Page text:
• encourage open communication about neurodivergent workers’ needs and what’s worked for them in the past
  • offering “as needed” breaks to allow employees to re-center (e.g., after meetings, before presentations)
  • holding regular one-on-one meetings to keep real-time awareness on workplace culture and health
  • showing support and interest in unique hobbies or passions neurodivergent employees may have

Everyone is different, and what helps you thrive in your workplace is unique.

Changing what you can in your personal space can be a great way to start improving your work environment. Removing harsh lighting, adding water or nature features, and bringing in reminders of comfort (e.g., family and pet pictures) can all help create a safe space at work.

“I don’t schedule meetings in the morning or on Mondays,” says Kasparian, who lives with synesthesia, a sensory phenomenon that causes an overlap of senses. “I eliminate distractions, especially my phone or loud sounds.”

For neurodivergent employees, she suggests other ways to improve their workplace, such as:

  • discuss any needs for accommodations with your workplace HR controller or human resources department
  • letting co-workers know if you’re doing something that requires focus or if you’re on a task that can be interrupted
  • keeping other mediums available during deep thinking, like a notepad to jot down thoughts while on the computer
  • taking 5-minute breaks during meetings to stretch and regroup
  • communicate to others if there are sensory or other learning accommodations you’d appreciate them using (if you work well with colored notes, for example, you might prefer important emails are written in red)
  • leaning on allies and advocates

Dr. Christine Henry, a licensed psychologist in Houston, encourages neurodivergent employees to actively engage in professional therapy to help break down communication barriers.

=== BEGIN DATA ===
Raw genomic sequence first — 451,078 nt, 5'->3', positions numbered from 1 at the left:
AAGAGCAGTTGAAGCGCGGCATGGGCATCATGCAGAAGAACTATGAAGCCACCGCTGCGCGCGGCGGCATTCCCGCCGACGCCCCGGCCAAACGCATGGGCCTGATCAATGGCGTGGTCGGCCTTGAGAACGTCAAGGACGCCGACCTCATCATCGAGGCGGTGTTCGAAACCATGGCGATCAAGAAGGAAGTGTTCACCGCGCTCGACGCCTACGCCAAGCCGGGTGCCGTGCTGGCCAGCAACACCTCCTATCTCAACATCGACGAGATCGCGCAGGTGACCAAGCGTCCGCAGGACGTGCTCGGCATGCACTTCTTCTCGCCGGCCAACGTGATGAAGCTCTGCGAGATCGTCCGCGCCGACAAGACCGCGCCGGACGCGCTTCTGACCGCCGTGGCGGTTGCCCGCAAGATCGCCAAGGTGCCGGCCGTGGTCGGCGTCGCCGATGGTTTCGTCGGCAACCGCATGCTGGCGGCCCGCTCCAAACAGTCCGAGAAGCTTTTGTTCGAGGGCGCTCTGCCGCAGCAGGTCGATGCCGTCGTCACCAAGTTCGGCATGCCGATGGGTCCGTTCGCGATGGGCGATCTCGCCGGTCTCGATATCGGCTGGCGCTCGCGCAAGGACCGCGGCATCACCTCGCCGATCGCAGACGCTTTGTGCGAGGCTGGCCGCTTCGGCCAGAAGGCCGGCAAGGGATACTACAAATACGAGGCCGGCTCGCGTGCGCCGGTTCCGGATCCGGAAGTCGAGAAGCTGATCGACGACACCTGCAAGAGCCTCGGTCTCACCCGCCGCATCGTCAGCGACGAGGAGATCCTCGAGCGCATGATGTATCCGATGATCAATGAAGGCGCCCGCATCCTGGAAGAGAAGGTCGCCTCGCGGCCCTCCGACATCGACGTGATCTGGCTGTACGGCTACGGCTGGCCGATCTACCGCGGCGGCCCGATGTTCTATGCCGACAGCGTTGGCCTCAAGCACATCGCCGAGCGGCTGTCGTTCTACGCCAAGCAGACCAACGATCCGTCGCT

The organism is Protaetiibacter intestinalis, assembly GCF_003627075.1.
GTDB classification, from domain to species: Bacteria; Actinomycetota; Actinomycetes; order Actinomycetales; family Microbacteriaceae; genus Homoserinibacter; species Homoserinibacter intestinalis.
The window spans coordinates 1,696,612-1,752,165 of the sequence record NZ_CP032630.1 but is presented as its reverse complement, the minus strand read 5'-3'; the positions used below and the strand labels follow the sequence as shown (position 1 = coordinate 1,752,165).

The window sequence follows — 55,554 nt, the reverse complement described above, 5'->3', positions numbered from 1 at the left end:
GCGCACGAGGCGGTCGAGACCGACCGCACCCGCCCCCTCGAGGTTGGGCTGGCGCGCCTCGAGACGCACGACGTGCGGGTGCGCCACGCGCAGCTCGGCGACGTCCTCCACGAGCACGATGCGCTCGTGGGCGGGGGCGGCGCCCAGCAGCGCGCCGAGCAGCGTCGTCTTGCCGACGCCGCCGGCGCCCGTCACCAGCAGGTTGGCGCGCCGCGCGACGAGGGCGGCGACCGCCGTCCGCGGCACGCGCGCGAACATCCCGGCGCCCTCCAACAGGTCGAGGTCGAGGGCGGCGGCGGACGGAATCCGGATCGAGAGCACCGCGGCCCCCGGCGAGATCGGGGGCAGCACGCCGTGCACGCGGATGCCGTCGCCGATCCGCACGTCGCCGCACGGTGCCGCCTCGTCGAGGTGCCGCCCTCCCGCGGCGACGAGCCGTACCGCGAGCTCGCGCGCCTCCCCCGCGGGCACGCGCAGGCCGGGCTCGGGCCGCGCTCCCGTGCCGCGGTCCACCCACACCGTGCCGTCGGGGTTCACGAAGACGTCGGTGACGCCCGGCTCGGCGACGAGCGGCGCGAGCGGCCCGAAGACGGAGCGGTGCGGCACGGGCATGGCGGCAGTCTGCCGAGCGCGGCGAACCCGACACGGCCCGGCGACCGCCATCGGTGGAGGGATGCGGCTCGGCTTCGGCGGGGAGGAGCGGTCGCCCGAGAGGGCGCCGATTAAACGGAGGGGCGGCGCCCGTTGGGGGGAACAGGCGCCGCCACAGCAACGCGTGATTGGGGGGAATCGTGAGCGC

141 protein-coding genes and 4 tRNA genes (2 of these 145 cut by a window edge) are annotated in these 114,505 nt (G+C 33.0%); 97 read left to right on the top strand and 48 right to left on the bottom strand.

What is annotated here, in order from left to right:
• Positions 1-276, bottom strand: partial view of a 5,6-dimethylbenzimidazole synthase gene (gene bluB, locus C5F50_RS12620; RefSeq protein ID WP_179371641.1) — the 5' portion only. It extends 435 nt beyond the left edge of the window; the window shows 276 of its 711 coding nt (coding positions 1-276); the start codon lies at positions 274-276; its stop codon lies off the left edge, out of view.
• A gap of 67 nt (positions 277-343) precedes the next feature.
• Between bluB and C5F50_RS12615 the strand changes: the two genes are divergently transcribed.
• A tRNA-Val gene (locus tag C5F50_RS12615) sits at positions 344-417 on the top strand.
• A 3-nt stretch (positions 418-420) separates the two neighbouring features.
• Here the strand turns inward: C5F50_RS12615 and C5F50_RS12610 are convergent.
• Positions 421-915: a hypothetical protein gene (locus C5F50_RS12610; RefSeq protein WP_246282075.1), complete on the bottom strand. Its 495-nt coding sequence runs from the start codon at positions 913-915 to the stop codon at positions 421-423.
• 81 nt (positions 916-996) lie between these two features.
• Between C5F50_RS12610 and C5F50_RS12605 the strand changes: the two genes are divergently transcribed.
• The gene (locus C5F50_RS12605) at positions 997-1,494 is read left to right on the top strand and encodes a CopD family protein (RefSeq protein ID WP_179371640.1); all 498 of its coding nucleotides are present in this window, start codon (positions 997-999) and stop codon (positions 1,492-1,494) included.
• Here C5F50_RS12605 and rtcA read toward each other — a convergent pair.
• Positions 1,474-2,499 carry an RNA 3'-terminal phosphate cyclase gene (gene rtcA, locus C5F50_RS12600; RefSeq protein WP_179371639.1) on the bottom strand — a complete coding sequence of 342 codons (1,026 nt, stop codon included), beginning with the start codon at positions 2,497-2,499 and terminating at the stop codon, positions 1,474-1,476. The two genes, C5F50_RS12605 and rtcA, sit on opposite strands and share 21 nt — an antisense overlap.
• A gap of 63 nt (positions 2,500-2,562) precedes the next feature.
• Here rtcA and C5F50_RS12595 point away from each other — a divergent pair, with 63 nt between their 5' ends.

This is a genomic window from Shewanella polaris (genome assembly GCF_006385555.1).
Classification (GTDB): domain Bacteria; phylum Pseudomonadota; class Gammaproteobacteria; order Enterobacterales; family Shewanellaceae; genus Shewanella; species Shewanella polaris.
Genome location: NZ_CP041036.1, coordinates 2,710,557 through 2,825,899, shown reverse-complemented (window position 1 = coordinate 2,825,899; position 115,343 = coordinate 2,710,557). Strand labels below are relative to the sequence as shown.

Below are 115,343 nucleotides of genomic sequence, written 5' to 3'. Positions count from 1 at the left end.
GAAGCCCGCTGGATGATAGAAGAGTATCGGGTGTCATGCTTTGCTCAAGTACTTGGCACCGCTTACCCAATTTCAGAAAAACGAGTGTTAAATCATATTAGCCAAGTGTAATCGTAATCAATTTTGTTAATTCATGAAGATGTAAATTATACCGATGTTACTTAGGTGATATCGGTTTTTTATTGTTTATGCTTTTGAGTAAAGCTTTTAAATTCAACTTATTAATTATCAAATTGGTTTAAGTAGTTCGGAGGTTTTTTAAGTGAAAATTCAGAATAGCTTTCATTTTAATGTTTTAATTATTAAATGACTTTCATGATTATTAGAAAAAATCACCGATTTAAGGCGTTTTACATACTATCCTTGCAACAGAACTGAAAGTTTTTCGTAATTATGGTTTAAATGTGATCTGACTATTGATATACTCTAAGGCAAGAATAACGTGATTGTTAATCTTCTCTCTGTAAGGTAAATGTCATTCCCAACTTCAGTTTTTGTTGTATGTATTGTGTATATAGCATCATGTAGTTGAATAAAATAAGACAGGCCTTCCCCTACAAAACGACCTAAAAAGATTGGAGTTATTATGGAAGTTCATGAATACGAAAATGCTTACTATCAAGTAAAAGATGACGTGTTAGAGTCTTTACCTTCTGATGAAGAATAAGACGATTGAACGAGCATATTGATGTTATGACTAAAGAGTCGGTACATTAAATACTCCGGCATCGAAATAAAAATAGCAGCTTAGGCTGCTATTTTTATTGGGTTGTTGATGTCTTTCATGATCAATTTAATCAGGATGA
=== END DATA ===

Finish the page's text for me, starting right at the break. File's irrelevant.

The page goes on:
“We often think that we are asking too much and that we should just be able to deal with it,” she says.

“This is a message that we all have received growing up. Our concerns are invalidated and shut down. Working with a therapist who is neurodivergent-affirming can help you work through that.”

Above all, getting to know neurodivergent co-workers can help you find ways to work with them in harmony.

Kasparian recommends asking them what their preferences are, what they find distracting, and what you can do to best support them.

Casual conversation can be a great way of finding out this information without appearing as if you’re targeting your co-worker or going out of your way to acknowledge they’re neurodivergent.

How can you use conversation without unintentional ableism?

Bluntly asking a neurodivergent co-worker about their needs may cause them to become self-conscious or guarded.

By opening up about yourself, first, you can show your support by revealing that everyone — not just neurodivergent employees — have preferred work processes.

You can convey your own needs and find out the needs of your co-worker at the same time. For example:

“Hey, I have a hard time when I get too many questions in one email. I like to let everyone know to send me separate messages. Can I do anything on my end when emailing you?”

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Other ways you can support a neurodivergent co-worker, according to Kasparian, include:

  • challenging your personal biases or blind spots regarding neurodiversity
  • asking yourself what you can do to make sure everyone is comfortable at work
  • finding new ways to incorporate interpersonal styles into your presentations, communications, and interactions
  • putting empathy and flexibility first

Neurodiversity in the workplace can be just as important as other forms of diversity. It can help improve the culture, creativity, and supportiveness of a job for all employees.

Your efforts can go a long way for creating a workplace that thrives with neurodiversity through:

  • open communication
  • self-education
  • empathy